On April 13, Canopy announced that its majority-owned subsidiary BC Tweed received licensing approval for two of its greenhouses. First, its Aldergrove, British Columbia, facility, which spans 1.3 million square feet, was licensed for up to 840,000 square feet of growing space, up from a previously granted 400,000 square feet. Secondly, a separate 1.7 million-square-foot greenhouse site received its first cultivation license totaling 900,000 square feet. All told, Canopy Growth now has 2.4 million square feet of licensed domestic capacity -- that's tripled from where it began the year -- and is on pace to hit 5.6 million square feet of licensed production capacity at some point in the future.
Compared to its peers, Canopy's 5.6 million square feet of capacity is huge. MedReleaf, which recently quadrupled its expected annual yield to 140,000 kilograms, is only working with around 1.3 million square feet of growing space. Aurora Cannabis has its 800,000-square-foot Aurora Sky facility, 1 million-square-foot Aurora Nordic facility, 1.2 million-square-foot Alberta facility, and the nearly 250,000 square feet of growing space inherited from CanniMed. Along with existing smaller facilities, it still trails Canopy by more than 2 million square feet of eventual growing space.
Canopy Growth has itself remained tightlipped about its production potential. However, spanning across the industry, it's not uncommon for producers to generate around 75,000 kilograms to 85,000 kilograms, on average, per 1 million square feet of growing space. This would suggest that Canopy Growth could produce well in excess of 400,000 kilograms of cannabis a year by perhaps 2020 or 2021, if not over 500,000 kilograms, depending on when its construction is complete and licensing from Health Canada is granted. Coupled with its top-tier distribution channels, Canopy is a force to be reckoned with.
A marijuana wildcard
Of course, there's a wildcard that's yet to be discussed: oversupply.
Though there's no precedent for a developed country legalizing recreational weed, it hasn't stopped analysts and governments from formulating educated guesses as to what domestic demand might look like. While estimates vary, initial demand looks to be around 800,000 kilograms annually. Even if this figure were to inch higher in the years to come, it's possible that Canada could be looking at domestic oversupply of up to 1 million kilograms per year, if not more.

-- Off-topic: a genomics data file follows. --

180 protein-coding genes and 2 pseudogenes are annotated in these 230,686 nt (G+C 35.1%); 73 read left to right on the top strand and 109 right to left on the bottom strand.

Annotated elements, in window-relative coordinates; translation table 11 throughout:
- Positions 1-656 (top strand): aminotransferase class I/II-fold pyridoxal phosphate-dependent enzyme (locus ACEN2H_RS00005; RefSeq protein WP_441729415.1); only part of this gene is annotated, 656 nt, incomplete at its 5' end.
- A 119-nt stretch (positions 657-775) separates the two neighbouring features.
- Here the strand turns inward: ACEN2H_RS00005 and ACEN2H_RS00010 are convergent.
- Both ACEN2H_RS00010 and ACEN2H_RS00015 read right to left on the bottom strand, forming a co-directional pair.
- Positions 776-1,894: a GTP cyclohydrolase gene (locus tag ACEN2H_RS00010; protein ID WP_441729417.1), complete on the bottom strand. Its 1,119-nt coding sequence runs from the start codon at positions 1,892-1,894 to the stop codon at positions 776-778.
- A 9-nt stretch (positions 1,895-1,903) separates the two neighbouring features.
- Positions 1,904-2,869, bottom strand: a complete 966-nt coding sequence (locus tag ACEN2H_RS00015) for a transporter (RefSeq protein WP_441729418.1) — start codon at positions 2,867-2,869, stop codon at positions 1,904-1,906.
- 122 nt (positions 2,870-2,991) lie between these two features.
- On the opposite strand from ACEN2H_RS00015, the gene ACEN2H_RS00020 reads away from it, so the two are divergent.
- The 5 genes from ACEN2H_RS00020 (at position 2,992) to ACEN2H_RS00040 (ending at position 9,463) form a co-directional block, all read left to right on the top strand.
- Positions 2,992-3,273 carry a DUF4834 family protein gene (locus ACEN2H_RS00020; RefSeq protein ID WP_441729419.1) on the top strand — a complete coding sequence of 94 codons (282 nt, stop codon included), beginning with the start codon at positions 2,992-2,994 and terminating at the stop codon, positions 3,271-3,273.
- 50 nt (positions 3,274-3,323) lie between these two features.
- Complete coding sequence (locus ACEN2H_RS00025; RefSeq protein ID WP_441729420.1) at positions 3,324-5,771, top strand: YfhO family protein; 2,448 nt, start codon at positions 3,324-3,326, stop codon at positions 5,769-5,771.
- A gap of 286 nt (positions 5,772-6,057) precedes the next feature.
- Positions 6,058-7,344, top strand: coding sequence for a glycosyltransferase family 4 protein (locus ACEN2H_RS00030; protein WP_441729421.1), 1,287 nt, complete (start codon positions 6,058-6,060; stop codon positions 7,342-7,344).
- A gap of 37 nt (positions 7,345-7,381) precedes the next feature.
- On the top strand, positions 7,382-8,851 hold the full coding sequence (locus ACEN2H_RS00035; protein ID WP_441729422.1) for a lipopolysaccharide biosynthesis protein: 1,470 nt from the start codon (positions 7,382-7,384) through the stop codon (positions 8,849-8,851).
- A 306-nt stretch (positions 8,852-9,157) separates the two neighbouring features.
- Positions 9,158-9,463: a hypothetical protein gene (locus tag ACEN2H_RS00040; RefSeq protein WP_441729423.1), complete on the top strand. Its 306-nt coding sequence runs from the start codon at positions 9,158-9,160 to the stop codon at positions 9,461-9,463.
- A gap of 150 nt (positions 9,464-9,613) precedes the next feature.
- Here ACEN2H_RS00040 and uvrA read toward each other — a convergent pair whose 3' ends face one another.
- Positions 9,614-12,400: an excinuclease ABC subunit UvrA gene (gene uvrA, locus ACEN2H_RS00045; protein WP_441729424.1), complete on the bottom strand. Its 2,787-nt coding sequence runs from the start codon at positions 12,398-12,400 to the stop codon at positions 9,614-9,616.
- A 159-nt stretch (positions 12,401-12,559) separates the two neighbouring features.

So, what happens to this oversupply? That's the $64,000 question. You see, Canada is one of just a small handful of countries that's been given the green light to export cannabis to foreign markets where medical weed is legal. What we don't know is just how much of this oversupply (assuming there is oversupply) will be offset by overseas medical cannabis demand. If foreign markets don't gobble up all excess supply, the expectation is that Canadian cannabis prices and margins would plunge. Even with its numerous distribution channels, premium brands, and supply agreements, this would be bad news for Canopy.
Worse yet, given the staggered completion dates of expansion projects for many of the biggest producers, it could take years before we have any reliable and consistent data on supply and demand within the cannabis industry.
While Canopy Growth has the makings of a dominant force within the industry, it's still exposed to many of the same risks as its peers.